What of Life, Mind and Consciousness? The subject can be approached from another point of view. We are studying the nature of life and life-processes as if they are something out there. But we are alive, right now, within ourselves. So if we came to fully understand the nature of that life, then maybe we could also come to know the means whereby as well as the reasons why there has been so much change. I am not referring here to the intellectual kind of study but to the study of consciousness by consciousness itself. This is the mystical approach. Just as we know that the sun is shining by experience alone, rather than by a process of logical deduction, so too have mystics said that the mind and consciousness have faculties by which the higher things of life may be known, beyond the sphere of intellectual activity. Mystics have said many things, many of them seemingly paradoxical, but one on which they all appear to be agreed is that mans reality or true self is his own being not his body. This may be called his consciousness or soul. And associated with this, as the modulator of his being, is his mind. Let us define our terms, since such words mean different things to different people. Being, soul or consciousness is the stable centre or source of life within a creature man or otherwise. Mind is that which shifts and moves and it is also far more than just the mind of man. Jung spoke of a Collective Unconscious. I have written previously in terms of a Formative Mind. Other have called it by other names. In man, the mind expresses itself as his thoughts, emotions, memories and other mental faculties. In nature, the greater or formative mind lies behind the panorama of time, of change, of the cycling of the seasons, or order and organization. It is the pattern within which is observed as the pattern without. It is also that which lies behind what we call chance. Eastern mystics have called it the law of karma, the law of action or the law of cause and effect. Mystics and philosophers from amongst the Celts and Druids, the ancient European races before the advent of catholic Christianity, certain ancient elements of Judaism and Christianity, possibly including Jesus, Pythagoras, Plato and the Greek mystics, the Sufis, Buddha, the third century Mani and his successors, the yogis and Saints of India, China and the East all these and more have spoken of reincarnation and the law of cause and effect. They all say that the soul goes around in a cycle of birth and death under the influence of the mind with which it is associated.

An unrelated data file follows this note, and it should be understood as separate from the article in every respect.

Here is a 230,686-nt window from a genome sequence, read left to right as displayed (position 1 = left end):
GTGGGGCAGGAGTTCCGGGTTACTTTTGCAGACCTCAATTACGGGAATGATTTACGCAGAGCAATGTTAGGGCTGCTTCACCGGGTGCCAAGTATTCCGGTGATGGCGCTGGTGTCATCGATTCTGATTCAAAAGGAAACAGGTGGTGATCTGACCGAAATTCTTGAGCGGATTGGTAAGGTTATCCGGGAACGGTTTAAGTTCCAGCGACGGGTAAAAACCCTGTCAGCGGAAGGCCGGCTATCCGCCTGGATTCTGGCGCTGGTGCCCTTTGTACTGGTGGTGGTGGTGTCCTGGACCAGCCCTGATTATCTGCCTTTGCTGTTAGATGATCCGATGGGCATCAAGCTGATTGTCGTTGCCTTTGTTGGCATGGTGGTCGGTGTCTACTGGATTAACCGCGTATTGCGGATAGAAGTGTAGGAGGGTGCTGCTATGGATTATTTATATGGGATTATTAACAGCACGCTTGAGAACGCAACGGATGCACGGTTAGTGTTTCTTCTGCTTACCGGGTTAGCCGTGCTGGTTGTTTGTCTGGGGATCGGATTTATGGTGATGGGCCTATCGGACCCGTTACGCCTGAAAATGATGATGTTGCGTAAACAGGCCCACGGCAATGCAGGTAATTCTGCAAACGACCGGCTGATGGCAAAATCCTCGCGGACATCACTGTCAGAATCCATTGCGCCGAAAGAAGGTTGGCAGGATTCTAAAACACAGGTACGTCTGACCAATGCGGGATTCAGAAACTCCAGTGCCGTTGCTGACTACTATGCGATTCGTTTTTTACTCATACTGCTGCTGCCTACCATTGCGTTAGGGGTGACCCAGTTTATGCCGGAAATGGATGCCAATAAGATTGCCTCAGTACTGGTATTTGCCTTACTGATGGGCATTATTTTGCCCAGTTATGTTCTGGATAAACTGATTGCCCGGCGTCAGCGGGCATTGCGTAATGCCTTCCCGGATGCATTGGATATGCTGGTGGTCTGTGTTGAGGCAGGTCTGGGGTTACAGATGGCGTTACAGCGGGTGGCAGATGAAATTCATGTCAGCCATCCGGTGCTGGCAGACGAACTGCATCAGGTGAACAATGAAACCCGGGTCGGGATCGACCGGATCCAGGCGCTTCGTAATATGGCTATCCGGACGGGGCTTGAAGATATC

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Everything that a person thinks and does, his desires and actions, leave their impressions upon the mind, like the electronic tracings in the black box flight recorder of an aeroplane. Though the aeroplane may be dead, broken into a thousand pieces every action and movement is recorded in seed form in that black box. Similarly, the mind records everything and when the body dies, a new body and a new life or destiny are created out of the seeds of the past. The individual minds of all incarnating creatures are a part of one, hidden Collective Unconscious or Formative Mind, out of which their future destiny is fabricated. According to this law, then, individual bodies are actually an expression of these mental seeds. Contrary to the ideas of material science, the mind (and consciousness) are not the expressions or derivatives of the body, the body is an expression of the mind. This means that a particular soul gets a body and a destiny which mirrors the hidden impressions within their individual mind. To get the body of a bird, you need the mind of a bird. To get the body of a dog, you need the mind of a dog. To get the body of a dinosaur, you need the mind of a dinosaur. To get a human body, you need at least some mental qualities that are uniquely human.